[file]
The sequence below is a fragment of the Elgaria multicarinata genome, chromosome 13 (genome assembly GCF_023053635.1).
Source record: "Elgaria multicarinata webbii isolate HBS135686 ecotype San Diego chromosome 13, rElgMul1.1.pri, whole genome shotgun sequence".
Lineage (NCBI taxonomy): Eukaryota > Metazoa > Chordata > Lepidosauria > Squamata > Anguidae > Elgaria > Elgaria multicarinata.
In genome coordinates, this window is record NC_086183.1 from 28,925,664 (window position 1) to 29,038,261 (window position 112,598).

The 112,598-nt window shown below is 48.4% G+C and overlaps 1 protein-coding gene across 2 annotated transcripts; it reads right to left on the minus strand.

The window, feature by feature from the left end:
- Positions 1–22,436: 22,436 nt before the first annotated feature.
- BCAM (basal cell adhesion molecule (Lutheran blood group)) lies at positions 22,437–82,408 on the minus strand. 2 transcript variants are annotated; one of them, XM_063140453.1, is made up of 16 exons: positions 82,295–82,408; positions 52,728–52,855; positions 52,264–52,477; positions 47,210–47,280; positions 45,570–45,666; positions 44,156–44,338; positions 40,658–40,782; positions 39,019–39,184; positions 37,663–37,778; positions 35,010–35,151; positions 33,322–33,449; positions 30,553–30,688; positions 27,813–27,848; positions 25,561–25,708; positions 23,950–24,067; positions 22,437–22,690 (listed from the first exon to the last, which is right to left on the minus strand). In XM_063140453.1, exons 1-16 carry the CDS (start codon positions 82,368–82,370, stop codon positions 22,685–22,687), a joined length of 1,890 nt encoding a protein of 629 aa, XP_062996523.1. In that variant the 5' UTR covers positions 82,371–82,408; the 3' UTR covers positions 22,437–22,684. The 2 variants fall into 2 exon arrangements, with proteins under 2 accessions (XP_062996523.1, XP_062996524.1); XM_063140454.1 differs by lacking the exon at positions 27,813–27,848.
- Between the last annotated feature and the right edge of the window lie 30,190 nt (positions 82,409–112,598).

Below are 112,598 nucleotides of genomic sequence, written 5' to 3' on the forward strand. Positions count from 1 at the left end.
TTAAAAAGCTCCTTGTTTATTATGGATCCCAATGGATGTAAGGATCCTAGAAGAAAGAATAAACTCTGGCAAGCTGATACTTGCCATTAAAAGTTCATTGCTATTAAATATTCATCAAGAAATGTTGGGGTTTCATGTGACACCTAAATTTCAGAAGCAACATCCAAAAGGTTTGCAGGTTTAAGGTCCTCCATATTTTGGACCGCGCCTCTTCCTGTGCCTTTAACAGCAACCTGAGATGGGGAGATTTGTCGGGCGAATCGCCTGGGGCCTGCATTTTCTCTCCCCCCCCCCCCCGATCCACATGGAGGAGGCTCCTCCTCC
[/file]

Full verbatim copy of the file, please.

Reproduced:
The sequence below is a fragment of the Elgaria multicarinata genome, chromosome 13 (genome assembly GCF_023053635.1).
Source record: "Elgaria multicarinata webbii isolate HBS135686 ecotype San Diego chromosome 13, rElgMul1.1.pri, whole genome shotgun sequence".
Lineage (NCBI taxonomy): Eukaryota > Metazoa > Chordata > Lepidosauria > Squamata > Anguidae > Elgaria > Elgaria multicarinata.
In genome coordinates, this window is record NC_086183.1 from 28,925,664 (window position 1) to 29,038,261 (window position 112,598).

The 112,598-nt window shown below is 48.4% G+C and overlaps 1 protein-coding gene across 2 annotated transcripts; it reads right to left on the minus strand.

The window, feature by feature from the left end:
- Positions 1–22,436: 22,436 nt before the first annotated feature.
- BCAM (basal cell adhesion molecule (Lutheran blood group)) lies at positions 22,437–82,408 on the minus strand. 2 transcript variants are annotated; one of them, XM_063140453.1, is made up of 16 exons: positions 82,295–82,408; positions 52,728–52,855; positions 52,264–52,477; positions 47,210–47,280; positions 45,570–45,666; positions 44,156–44,338; positions 40,658–40,782; positions 39,019–39,184; positions 37,663–37,778; positions 35,010–35,151; positions 33,322–33,449; positions 30,553–30,688; positions 27,813–27,848; positions 25,561–25,708; positions 23,950–24,067; positions 22,437–22,690 (listed from the first exon to the last, which is right to left on the minus strand). In XM_063140453.1, exons 1-16 carry the CDS (start codon positions 82,368–82,370, stop codon positions 22,685–22,687), a joined length of 1,890 nt encoding a protein of 629 aa, XP_062996523.1. In that variant the 5' UTR covers positions 82,371–82,408; the 3' UTR covers positions 22,437–22,684. The 2 variants fall into 2 exon arrangements, with proteins under 2 accessions (XP_062996523.1, XP_062996524.1); XM_063140454.1 differs by lacking the exon at positions 27,813–27,848.
- Between the last annotated feature and the right edge of the window lie 30,190 nt (positions 82,409–112,598).

Below are 112,598 nucleotides of genomic sequence, written 5' to 3' on the forward strand. Positions count from 1 at the left end.
TTAAAAAGCTCCTTGTTTATTATGGATCCCAATGGATGTAAGGATCCTAGAAGAAAGAATAAACTCTGGCAAGCTGATACTTGCCATTAAAAGTTCATTGCTATTAAATATTCATCAAGAAATGTTGGGGTTTCATGTGACACCTAAATTTCAGAAGCAACATCCAAAAGGTTTGCAGGTTTAAGGTCCTCCATATTTTGGACCGCGCCTCTTCCTGTGCCTTTAACAGCAACCTGAGATGGGGAGATTTGTCGGGCGAATCGCCTGGGGCCTGCATTTTCTCTCCCCCCCCCCCCCGATCCACATGGAGGAGGCTCCTCCTCC